ASSIGNMENT #4 - The Nine-Point Circle
Author : Elizabeth Gore

This particular investigation will explore the existence of the Nine-Point Circle.  To adequately complete this task we must first take a quick look at the definitions and circumcircles of each of these for the same original triangle:  Medial Traingle, Orthic Triangle, and the Orthocenter Mid-segment Triangle.  After overlaying the circumcircles of each of the triangles listed above, you will result with  one beautifully presented circle, the Nine-Point Circle.  Each of the triangle's three vertices makes up one of the nine points on the circle. Finally at the end of the investigation I will provide a proof for the existance of the Nine-Point Circle, so that you do not have to only take my word on it.

The Medial Triangle

The Medial Triangle DEF of a given triangle ABC is constructed by connecting the midpoints of the three sides of ABC. The circumcircle is constructed by first finding the intersection of two perpendicular bisectors, the circumcenter, which is the center of you circle. Then you will use the distance from the circumcenter to a vertex of the triangle as your radius. This process of finding the circumcirle is the same for each of the three triangles we will discuss.


In this graph the centroid, intersection of the the medians of triangle ABC, is labled G. The endpoints of these medians are the midpoints of the sides AB, BC, and CA. Connecting these endpoints forms the medial traingle, which we have labled DEF.

The circumcenter of triangle DEF is labled as C1, since it is the first circumcenter we have found.

The Orthic Triangle

The orthic triangle of ABC is formed by finding the three altitudes. The altitude extends from each vertex of the traingle ABC to the opposite side at a right angle. The point on each side of the triangle where these lines intersect form the vertices of the orthic triangle pictured below.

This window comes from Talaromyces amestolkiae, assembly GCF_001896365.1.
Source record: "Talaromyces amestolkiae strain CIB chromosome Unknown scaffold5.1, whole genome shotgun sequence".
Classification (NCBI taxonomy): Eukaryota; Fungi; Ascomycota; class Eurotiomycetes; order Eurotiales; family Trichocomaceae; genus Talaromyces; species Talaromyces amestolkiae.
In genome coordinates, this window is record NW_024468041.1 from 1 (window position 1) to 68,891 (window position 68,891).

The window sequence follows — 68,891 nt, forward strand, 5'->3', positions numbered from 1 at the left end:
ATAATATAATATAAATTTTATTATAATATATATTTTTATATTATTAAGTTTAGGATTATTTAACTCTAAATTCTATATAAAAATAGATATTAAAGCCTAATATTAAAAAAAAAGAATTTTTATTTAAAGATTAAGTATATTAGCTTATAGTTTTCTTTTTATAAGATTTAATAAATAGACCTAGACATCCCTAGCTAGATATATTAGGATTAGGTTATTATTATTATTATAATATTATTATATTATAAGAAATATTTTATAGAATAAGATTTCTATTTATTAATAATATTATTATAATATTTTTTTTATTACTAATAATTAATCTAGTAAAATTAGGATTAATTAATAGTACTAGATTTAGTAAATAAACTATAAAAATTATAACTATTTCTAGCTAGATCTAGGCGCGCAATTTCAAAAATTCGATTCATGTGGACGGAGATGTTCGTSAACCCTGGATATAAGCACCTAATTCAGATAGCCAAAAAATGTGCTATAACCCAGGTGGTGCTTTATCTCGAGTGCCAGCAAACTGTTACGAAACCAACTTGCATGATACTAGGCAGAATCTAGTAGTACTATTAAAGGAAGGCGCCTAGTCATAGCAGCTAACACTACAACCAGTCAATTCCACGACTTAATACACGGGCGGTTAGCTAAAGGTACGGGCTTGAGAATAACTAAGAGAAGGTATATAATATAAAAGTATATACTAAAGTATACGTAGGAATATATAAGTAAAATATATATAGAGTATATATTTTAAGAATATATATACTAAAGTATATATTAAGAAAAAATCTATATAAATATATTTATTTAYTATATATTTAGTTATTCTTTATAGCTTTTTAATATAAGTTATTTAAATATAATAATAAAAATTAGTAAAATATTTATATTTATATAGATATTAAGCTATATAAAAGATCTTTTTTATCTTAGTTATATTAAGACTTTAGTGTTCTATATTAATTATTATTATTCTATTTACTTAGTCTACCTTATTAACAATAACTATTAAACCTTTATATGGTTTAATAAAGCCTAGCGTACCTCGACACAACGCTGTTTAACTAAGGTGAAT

The new found orthic triangle is labled JKL. Within this triangle we have found the orthocenter, labled H, which is the intersection of these earlier stated altitudes.

Once again we use our former method of finding the circumcircle on our new triangle JKL.

The Orthocenter Mid-Segment Triangle

The orthocenter mid-segment triangle is a bit more difficult to understand, because it involves finding both the orthocenter and then the midpoints between the orthocenter and the original vertices. So, to begin with you start your process as you would with the orthic triangle, by finding the orthocenter, H, (intersections of altitudes). Once you have done so, mark the midpoints between the orthocenter and each vertex, or HA, HB, HC. These midpoints have been labled R, S, T, and will be the vertices of your new triangle.

After connecting the midpoints, we have created the new triangle RST, which is the orthocenter mid-segment triangle. The circumcircle can then be constructed, just as before.

Overlaying the Circles.

If you look closely at the above triangles ABC, you will notice that they are the same triangle. We have found three new triangles with which the circumcircle of each lies on the vertices of the respective triangles. Let's look and see what happens when we put all of the NEW triangles together within ABC.

What has happened? Well, to begin with each of our circumcenters (C1, C2, C3) have overlain each other to become one center, C. Since our circumcenters are the same, we sould be able to deduce that the circumcircles will be the same as well. Here is a picture.

So, now we have

The Nine-Point Circle!!

Here is a cleaner picture without the triangle construction lines.

Think that thsi could just be coincidence? Check out the PROOF (adapted from a proof on the website of the Computer Science and Mathematics Depatment of Arkansas State University)

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